The purpose of this qualitative case study was to explore how hackathons designed for students aged nine to thirteen might provide children with an opportunity to demonstrate computational thinking (CT) skills. The use of an exploratory single case study design was applied through an examination of archival data in the form of videos from hackathon workshops, team presentations and digital prototypes created at hackathons which target children aged nine to thirteen. The setting included two to four Hackathon Jr. events held across the United States and included a sample size of 83 children. The evidence centered design (ECD) approach helped the researcher design the instrument used for data analysis centered around CT concepts previously identified. The constant comparative method was completed through first and second cycle coding methods. First cycle coding methods were applied simultaneously and included attribute, descriptive and In Vivo coding procedures, providing clarity to the CT concepts identified through ECD. Second cycle coding methods included code landscaping and pattern analysis, resulting in a thick description of themes identified. The CT themes identified by the study included collaboration, programming choices leading to the creation of a digital solution, and communication. Recommendations to leaders and practitioners included leveraging of available tools to support 21st century skill acquisition, such as a combination of blockbased programming environments with a hackathon approach as an instructional environment focused on real-world problem solving with technology. Future research recommended included an exploration on critical thinking skills demonstrated by children at hackathons.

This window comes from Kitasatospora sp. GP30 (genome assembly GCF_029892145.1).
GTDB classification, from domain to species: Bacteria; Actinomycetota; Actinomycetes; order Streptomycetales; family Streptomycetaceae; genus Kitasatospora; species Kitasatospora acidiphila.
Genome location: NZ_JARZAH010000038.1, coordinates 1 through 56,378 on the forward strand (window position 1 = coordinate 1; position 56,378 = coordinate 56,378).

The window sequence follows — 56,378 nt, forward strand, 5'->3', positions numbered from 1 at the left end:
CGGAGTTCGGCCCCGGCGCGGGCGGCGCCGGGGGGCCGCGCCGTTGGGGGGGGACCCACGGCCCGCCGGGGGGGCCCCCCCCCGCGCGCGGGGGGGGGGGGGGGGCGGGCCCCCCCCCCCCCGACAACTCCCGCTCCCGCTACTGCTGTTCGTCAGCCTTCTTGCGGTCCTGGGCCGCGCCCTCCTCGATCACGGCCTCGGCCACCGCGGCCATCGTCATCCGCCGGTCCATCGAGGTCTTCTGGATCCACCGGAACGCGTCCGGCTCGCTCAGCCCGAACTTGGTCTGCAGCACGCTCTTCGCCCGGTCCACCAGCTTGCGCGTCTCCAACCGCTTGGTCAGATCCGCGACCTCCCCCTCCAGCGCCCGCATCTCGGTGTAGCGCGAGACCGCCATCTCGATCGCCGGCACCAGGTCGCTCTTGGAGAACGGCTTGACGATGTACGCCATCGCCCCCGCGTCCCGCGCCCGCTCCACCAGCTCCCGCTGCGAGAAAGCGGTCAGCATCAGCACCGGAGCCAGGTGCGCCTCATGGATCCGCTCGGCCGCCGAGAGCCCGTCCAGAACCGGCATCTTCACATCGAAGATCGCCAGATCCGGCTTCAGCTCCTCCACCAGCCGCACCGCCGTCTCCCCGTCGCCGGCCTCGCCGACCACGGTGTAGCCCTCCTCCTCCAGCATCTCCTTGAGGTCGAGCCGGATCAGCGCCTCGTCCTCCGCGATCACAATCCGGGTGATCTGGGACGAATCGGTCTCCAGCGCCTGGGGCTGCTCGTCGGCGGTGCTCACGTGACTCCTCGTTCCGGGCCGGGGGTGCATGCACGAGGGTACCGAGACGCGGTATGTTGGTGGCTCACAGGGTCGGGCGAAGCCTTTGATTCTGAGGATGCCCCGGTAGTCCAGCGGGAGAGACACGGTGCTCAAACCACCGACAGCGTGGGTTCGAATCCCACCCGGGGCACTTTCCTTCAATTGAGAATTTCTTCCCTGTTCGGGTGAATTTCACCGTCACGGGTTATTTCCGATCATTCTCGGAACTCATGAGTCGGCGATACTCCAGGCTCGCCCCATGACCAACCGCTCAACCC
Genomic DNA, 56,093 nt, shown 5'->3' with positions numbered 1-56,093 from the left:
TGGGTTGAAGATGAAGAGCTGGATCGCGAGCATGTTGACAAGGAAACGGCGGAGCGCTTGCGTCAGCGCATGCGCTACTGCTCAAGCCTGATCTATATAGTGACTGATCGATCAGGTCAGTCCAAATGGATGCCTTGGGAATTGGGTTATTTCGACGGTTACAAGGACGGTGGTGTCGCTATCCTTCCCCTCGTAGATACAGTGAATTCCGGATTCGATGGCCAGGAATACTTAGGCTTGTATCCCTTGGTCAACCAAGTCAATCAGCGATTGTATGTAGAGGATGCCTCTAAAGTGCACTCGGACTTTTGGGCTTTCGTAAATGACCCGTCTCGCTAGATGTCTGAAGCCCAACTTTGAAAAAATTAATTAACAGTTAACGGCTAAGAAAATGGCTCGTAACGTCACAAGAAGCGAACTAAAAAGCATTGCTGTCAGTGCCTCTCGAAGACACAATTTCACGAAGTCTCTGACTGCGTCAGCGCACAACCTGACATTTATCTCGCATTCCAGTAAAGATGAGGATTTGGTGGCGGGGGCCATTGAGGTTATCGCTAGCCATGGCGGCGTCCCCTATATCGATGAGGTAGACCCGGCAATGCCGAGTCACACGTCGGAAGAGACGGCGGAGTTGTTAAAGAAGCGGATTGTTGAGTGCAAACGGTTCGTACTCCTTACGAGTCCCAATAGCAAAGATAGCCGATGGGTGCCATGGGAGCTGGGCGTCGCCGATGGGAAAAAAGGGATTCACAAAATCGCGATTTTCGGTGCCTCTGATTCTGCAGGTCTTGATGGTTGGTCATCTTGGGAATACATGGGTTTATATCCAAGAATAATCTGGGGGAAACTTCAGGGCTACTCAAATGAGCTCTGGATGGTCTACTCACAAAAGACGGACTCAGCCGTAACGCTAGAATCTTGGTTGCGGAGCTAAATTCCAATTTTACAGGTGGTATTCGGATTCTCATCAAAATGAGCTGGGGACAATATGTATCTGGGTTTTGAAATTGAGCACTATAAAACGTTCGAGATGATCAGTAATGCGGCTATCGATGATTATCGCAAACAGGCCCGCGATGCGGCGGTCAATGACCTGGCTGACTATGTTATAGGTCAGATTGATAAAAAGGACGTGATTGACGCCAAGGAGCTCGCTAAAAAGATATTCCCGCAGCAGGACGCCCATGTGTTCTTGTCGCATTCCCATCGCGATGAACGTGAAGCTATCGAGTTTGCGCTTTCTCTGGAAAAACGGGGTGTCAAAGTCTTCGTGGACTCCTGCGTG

|Advisor:||Dikes, Catherine G.|
|Commitee:||Gavin, Diane, Munday, Donald|
|School:||University of Phoenix|
|Department:||School of Advanced Studies|
|School Location:||United States -- Arizona|
|Source:||DAI-A 82/6(E), Dissertation Abstracts International|
|Subjects:||Educational leadership, Computer science, Educational technology, Technical Communication, Educational administration, Science education|
|Keywords:||Collaboration, Computational thinking, Evidence-centered design, Hackathon workshops, United States, Digital prototypes, In Vivo coding, 21st century skill acquisition, Blockbased programming|
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